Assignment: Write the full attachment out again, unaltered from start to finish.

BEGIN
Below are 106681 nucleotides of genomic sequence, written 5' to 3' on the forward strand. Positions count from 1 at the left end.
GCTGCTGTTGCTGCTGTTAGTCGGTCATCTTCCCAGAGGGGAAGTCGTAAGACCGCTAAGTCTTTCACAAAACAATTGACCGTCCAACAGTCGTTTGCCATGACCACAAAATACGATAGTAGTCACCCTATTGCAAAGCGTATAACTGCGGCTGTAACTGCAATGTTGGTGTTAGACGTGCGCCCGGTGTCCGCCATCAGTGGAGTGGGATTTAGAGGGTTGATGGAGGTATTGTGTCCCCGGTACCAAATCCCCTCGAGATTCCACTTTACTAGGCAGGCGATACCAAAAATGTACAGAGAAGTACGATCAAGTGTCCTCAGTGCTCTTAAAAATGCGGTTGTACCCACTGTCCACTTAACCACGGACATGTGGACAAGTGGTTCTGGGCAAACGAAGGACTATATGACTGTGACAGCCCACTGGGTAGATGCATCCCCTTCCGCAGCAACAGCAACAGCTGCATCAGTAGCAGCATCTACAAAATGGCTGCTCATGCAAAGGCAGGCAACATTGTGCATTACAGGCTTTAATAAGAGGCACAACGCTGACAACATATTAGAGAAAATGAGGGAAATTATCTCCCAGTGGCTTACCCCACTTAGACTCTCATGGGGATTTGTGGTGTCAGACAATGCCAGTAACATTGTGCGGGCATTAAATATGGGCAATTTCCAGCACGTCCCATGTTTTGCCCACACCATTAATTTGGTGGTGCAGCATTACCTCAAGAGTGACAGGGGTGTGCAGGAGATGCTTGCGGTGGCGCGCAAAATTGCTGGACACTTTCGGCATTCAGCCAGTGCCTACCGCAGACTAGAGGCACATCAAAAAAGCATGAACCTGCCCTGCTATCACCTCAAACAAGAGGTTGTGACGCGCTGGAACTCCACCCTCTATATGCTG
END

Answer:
Below are 106681 nucleotides of genomic sequence, written 5' to 3' on the forward strand. Positions count from 1 at the left end.
GCTGCTGTTGCTGCTGTTAGTCGGTCATCTTCCCAGAGGGGAAGTCGTAAGACCGCTAAGTCTTTCACAAAACAATTGACCGTCCAACAGTCGTTTGCCATGACCACAAAATACGATAGTAGTCACCCTATTGCAAAGCGTATAACTGCGGCTGTAACTGCAATGTTGGTGTTAGACGTGCGCCCGGTGTCCGCCATCAGTGGAGTGGGATTTAGAGGGTTGATGGAGGTATTGTGTCCCCGGTACCAAATCCCCTCGAGATTCCACTTTACTAGGCAGGCGATACCAAAAATGTACAGAGAAGTACGATCAAGTGTCCTCAGTGCTCTTAAAAATGCGGTTGTACCCACTGTCCACTTAACCACGGACATGTGGACAAGTGGTTCTGGGCAAACGAAGGACTATATGACTGTGACAGCCCACTGGGTAGATGCATCCCCTTCCGCAGCAACAGCAACAGCTGCATCAGTAGCAGCATCTACAAAATGGCTGCTCATGCAAAGGCAGGCAACATTGTGCATTACAGGCTTTAATAAGAGGCACAACGCTGACAACATATTAGAGAAAATGAGGGAAATTATCTCCCAGTGGCTTACCCCACTTAGACTCTCATGGGGATTTGTGGTGTCAGACAATGCCAGTAACATTGTGCGGGCATTAAATATGGGCAATTTCCAGCACGTCCCATGTTTTGCCCACACCATTAATTTGGTGGTGCAGCATTACCTCAAGAGTGACAGGGGTGTGCAGGAGATGCTTGCGGTGGCGCGCAAAATTGCTGGACACTTTCGGCATTCAGCCAGTGCCTACCGCAGACTAGAGGCACATCAAAAAAGCATGAACCTGCCCTGCTATCACCTCAAACAAGAGGTTGTGACGCGCTGGAACTCCACCCTCTATATGCTG